The previous column (Part 1) examined the basics of the OpenVMS logical name facility. This installment focusses on how applications use and misuse logical names.
Logical names are used implicitly via Record Management Services (RMS); or explicitly via the $TRNLNM system service and associated run time library routines. Logical names can appear almost anyplace that a filename can appear; thus logical names potentially affect the opening of every file on an OpenVMS system. Iterative translation can be combined with differing user contexts to greatly leverage the logical name facility.
Logical names provide great leverage, but like most leverage, can be mis-used, leading to poor performance and wasted resources. While today's systems often have greater resources than yesterday's, workloads are often correspondingly higher, supporting larger numbers of users with more complex and numerous tasks.
Once, at a client site, I was asked to look at a "login performance" problem. What I found was several inter-related problems, some of which I will write about in later columns. However, the "login performance" was rather straightforward, and it also gave rise to an inefficient logical name structure.
The first problem was that each user, when logging in, executed a common procedure which defined upwards of 40 logical names. Virtually every user created the exact same logical names, bit for bit. In this particular case, the involved users covered several different UIC groups, and the particular application was the primary use of the system (if the user community had been more diverse, I would have designed a slightly more sophisticated solution, with the same effect, but not imposing the overhead of more logical names on each user).
Thus, each user's login command file referenced a common command file which contained a multitude of
$ ASSIGN string logical-name
commands, each one for a different logical name used by the application. A lexical function was used in some cases to generate the component of the logical name equivalence string which referred to the directory path.
The first step could have been creating Group logical name tables (created and populated at system startup), however, the nature of the definitions permitted a different approach.
I first modified the common procedure so that the names would be placed in the System logical name table, and invoked the command file at system startup; thus eliminating the need for the names to be defined for each user at the time of login. This noticeably shortened the time required to login. However, we were not finished. In actuality, not all of the groups were using the exact same logical names. Some groups were using parallel logical name structures, as shown below (one name used as an example without sacrificing generality):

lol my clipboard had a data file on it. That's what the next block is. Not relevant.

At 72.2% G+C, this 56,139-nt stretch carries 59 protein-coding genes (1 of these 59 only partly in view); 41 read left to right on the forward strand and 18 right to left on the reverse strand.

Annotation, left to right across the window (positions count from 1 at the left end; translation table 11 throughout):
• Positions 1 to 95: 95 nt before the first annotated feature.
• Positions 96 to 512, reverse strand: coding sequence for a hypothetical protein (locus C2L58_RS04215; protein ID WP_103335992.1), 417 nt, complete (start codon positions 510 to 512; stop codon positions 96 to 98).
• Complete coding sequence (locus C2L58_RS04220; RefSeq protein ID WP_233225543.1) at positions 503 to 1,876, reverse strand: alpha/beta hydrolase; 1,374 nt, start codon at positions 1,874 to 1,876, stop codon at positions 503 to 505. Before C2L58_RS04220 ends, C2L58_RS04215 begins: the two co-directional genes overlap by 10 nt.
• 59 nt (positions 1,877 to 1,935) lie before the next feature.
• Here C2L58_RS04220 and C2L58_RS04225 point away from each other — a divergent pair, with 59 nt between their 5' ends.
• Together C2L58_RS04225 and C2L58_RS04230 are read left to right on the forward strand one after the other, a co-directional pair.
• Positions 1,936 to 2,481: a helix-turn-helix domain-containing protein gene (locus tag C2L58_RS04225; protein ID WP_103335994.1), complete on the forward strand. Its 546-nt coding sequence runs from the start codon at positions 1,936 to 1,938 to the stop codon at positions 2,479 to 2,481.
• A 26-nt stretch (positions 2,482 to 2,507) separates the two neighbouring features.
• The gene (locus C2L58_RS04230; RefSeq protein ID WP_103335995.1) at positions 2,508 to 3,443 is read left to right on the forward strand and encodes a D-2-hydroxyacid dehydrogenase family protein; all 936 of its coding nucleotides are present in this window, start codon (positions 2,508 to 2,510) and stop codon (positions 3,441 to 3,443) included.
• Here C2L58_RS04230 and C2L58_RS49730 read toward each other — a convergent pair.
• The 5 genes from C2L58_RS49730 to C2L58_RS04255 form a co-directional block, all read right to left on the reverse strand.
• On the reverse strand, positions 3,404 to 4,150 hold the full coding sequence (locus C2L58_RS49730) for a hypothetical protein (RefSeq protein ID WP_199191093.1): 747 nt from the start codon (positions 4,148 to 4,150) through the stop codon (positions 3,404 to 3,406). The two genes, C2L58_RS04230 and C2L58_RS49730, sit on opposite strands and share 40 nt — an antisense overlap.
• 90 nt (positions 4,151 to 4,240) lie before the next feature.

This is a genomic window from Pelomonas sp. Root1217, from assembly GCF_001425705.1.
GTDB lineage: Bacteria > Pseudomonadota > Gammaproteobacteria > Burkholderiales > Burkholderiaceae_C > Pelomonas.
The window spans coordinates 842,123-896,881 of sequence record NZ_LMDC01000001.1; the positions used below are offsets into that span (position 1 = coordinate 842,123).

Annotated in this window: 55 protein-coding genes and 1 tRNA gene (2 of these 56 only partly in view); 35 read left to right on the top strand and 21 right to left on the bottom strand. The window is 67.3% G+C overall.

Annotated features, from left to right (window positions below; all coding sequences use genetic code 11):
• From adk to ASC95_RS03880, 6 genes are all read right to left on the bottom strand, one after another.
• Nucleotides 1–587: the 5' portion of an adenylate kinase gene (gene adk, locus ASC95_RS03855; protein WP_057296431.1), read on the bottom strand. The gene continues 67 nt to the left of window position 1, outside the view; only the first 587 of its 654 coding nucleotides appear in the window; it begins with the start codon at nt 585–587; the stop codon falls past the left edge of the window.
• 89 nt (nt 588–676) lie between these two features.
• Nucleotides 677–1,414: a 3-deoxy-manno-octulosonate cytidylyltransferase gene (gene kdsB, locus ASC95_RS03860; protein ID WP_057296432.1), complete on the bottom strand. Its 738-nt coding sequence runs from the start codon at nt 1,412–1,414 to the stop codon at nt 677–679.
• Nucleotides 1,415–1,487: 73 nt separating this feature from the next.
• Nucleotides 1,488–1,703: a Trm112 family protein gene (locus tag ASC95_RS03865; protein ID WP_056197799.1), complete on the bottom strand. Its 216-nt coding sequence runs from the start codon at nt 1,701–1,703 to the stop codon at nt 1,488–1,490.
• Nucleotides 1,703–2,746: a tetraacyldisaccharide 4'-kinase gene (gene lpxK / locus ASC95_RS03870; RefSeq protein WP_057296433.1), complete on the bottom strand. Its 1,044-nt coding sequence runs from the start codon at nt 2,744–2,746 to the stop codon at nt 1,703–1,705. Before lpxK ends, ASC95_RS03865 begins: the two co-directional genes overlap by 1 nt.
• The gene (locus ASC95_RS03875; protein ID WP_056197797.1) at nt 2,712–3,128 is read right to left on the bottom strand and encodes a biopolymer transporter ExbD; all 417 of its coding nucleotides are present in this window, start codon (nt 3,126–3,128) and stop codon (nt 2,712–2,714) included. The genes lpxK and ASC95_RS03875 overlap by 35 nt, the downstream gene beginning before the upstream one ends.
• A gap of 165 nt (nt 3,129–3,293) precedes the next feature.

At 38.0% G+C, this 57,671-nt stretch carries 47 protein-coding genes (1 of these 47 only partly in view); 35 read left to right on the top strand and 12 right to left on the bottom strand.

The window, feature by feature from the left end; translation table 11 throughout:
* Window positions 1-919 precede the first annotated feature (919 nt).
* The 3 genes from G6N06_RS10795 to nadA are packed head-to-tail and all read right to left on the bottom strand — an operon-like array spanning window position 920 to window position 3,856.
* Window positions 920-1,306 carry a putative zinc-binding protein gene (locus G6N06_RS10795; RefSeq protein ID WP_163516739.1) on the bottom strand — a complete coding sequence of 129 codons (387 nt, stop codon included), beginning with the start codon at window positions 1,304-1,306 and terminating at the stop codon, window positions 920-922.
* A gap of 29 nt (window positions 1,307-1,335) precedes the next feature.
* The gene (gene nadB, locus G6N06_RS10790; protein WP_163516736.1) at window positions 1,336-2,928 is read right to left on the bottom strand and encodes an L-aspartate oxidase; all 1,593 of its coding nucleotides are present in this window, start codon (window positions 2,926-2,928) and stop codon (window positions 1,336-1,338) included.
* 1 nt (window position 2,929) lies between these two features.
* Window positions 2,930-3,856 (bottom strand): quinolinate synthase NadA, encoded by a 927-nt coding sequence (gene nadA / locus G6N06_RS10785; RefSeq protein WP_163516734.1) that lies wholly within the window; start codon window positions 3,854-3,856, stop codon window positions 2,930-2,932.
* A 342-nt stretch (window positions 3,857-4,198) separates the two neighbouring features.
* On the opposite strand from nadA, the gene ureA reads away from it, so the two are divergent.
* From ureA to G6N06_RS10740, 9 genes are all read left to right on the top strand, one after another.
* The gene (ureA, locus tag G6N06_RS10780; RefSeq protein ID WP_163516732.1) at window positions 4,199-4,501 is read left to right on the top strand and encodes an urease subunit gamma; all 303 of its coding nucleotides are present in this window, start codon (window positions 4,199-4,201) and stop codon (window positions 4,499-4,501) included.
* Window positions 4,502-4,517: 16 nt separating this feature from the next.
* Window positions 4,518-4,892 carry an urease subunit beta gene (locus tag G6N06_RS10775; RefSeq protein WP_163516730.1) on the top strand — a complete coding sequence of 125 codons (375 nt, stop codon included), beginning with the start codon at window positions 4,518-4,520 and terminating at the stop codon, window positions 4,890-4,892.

Taking advantage of iterative translation, we were able to normalize all
groups to use the common logical name:
Groups A, B, C||DATABASE||DATADISK:[DATA]DATABASE.FIL|
with different definitions for DATADISK contained in each Group logical name table.
Thus, the multitude of translations actually depended on the particulars of the value of the DATADISK logical name contained in the Group logical name table. Thus when using the directory command, the results illustrate the efects of the iterative translations:
||Actual File Name|
|for Group A
|for Group B
|for Group C
For a single logical name (DATABASE), the results are purely semantic. The payoff is the elimination of the duplicative names on a per-user basis, and the resulting conversion to a per incarnation of the application basis. As the late Senator Dirksen is reported to have said, “A million here, a million there,
sooner or later it is real money”.
If you have been counting, there are now a single copy of the application specific logical names, plus a single logical name in each Group logical name table to identify the particular directory tree, a substantial savings in memory space, login overhead, spawn overhead, and complexity.
This is actually one of the simpler uses of the logical name facility. In our next installment, we will look at a more complex example.
Next article in this series by Robert Gezelter:
Logical Names (Part 3) >>
Previous article in this series by Robert Gezelter:
<< Logical Names (Part 1)
Robert Gezelter is the Founding Principal of the consulting firm that bears his name (www.rlgsc.com).
The consulting practice emphasizes in-depth technical expertise in computer architectures, operating systems, networks, security, APIs, and related matters. Mr. Gezelter has worked with OpenVMS since the initial release of VAX/VMS in 1978.
His clients have ranged from small businesses to the Fortune 10 locally, nationally, and internationally.
He can be reached at email@example.com.